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Historic comet soft-landing — 1–2–3

17 November 2014

Historic comet soft-landing — 1–2–3

The European Space Agency’s (ESA) Philae lander, the first robot geologist to soft-land (as opposed to impacting) onto a comet, made its historic landing recently on 12 November 2014. It made three landings  due to apparent failure of two redundant systems which were to firmly fix the lander onto the surface of Comet 67P/Churyumov–Gerasimenko (67P, for brevity). One system is rocket thrusters firing to force the lander onto the surface to counteract the landing bounce and the other, a harpoon system, to firmly anchor the lander onto the surface. The lander rebounded due to the extremely low gravity (about 1/50,000 that of Earth) quite high, and with a hang time which American football punters can only envy, to land and again bounce though in much less spectacular fashion. Less spectacular but if there was video to witness it would have been no less exciting since that bounce nearly had the lander leave the confines of the comet entirely!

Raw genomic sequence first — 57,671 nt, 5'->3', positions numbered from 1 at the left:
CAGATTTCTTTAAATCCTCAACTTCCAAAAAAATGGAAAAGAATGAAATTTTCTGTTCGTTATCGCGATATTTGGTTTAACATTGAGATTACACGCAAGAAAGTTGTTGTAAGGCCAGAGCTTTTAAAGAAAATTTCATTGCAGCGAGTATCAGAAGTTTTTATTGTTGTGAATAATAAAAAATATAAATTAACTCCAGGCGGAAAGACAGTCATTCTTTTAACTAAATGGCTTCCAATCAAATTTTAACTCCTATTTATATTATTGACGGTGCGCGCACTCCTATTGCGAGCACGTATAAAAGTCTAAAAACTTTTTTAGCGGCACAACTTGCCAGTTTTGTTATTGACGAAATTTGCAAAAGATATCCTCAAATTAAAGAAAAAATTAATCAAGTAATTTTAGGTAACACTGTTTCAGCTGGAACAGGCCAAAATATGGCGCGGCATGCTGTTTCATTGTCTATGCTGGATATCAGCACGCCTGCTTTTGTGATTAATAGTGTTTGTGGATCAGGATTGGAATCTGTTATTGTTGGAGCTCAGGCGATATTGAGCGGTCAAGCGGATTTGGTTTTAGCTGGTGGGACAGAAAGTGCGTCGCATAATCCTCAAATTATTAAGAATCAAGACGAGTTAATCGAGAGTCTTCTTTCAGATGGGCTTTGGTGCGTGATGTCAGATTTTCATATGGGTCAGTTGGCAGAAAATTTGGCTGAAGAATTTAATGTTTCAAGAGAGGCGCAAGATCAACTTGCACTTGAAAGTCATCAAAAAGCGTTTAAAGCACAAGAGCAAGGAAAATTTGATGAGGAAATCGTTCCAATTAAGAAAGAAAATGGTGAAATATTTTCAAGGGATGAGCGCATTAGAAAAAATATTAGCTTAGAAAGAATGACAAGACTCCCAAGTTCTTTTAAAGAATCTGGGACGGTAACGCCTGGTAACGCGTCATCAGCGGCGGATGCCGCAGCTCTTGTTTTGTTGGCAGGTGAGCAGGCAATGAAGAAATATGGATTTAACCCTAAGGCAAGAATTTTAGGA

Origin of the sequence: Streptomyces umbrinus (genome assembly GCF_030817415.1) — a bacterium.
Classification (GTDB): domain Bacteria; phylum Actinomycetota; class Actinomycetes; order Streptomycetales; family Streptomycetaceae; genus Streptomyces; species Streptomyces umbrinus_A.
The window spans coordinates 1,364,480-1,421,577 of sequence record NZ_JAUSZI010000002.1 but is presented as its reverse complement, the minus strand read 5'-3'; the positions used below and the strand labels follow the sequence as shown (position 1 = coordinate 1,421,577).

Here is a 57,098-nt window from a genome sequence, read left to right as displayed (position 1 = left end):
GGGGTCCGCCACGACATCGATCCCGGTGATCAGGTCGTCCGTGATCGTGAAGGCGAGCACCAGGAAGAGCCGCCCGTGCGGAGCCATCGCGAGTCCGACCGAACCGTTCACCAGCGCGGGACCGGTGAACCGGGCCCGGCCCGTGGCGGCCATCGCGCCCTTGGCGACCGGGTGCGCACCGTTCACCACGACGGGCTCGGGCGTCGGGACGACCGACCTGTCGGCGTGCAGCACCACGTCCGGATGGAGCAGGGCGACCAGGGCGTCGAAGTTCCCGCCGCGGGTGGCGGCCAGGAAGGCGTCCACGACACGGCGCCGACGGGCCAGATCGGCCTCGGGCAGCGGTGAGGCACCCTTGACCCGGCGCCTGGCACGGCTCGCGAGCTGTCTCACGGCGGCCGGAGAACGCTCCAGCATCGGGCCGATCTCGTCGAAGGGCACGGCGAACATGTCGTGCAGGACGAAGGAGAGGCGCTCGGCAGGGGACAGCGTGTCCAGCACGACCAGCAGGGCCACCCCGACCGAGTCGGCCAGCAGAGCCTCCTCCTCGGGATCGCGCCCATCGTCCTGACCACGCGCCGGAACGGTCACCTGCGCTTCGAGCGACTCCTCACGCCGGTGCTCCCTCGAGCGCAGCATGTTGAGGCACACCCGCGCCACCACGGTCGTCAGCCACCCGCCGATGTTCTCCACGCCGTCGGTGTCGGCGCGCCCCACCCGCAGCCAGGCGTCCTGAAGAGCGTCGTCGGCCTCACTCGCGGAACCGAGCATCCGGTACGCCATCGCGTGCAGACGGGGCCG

Philae's rough landing infographic from

Philae’s rough landing infographic from

ESA caught a fortunate break though and the lander found its way to the comet’s surface though not quite on all three legs and in a shadow which will greatly reduce the solar panel recharge rate. Although the lander performed experiments, sending its precious and unique data to the mothership Rosetta, the batteries are now drained placing Philae in standy mode. Who knows, as 67P continues on its orbital path around the Sun the shadow may diminish allowing Philae to accomplish its drilling and increase the amount of data gathered.

It is remarkable to think of the Wright Brothers flight barley over a century ago and we are now landing probes on comets after their years of travel across millions of miles. Well done ESA!


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